Tambar Springs, NSW 2381
All over Australia, 330,000 men answered the patriotic call in World War I (1914‐1918), among them 92 from the Tambar Springs district ‐ surely one of the highest rates of enlistment in the country. More than 8,000 Australians lost their lives on the slopes of Gallipoli and a staggering 50,000 died in the unimaginable horror of the Western Front in France between 1916 and 1918.
This Italian marble memorial was erected in December 1918, a month after the war's end, and officially opened in January 1919. Of the 92 soldiers whose names are etched on the memorial, 14 were killed in action.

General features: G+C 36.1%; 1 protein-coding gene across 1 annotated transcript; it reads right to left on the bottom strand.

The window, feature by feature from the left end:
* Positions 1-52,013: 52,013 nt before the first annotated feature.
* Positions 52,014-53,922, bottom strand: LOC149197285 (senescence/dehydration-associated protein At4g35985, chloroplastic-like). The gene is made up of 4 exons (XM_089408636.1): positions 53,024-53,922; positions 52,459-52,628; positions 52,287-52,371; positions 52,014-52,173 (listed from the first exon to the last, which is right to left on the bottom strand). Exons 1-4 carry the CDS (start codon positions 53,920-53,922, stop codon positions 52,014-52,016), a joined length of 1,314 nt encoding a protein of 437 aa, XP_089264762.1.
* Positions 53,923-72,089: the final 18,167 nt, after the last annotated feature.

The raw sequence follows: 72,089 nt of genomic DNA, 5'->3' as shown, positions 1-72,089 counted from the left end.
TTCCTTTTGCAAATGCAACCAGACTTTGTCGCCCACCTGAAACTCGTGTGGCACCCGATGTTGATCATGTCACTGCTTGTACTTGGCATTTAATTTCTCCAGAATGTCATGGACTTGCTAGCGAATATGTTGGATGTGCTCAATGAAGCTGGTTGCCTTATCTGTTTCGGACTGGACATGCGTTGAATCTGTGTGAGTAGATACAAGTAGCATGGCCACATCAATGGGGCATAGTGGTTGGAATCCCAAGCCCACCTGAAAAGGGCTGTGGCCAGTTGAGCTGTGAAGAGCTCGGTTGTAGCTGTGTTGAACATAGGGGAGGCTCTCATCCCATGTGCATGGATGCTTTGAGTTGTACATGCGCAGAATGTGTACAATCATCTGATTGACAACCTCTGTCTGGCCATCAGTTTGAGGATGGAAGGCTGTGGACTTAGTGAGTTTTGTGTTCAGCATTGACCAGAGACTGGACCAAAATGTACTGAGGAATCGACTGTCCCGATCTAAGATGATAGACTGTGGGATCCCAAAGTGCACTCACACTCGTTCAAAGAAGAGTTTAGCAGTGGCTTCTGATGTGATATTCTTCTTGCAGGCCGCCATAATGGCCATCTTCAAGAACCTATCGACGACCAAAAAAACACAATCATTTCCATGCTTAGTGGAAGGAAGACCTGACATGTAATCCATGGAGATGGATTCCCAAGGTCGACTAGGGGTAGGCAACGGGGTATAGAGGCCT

The purchase of the land and fencing and erection of gates cost £100, with the erection of the monument, kerbing and railing and lettering, with the names, rank and decorations of soldiers, costing £300. Years later, memorial stone gates were erected at the entrance to the site, recording the names and ranks of 65 district residents who volunteered for service in World War 2.
The War Memorial is said to be the earliest memorial to World War I servicemen in Australia. It is located in the park on Tamba Street in Tambar Springs.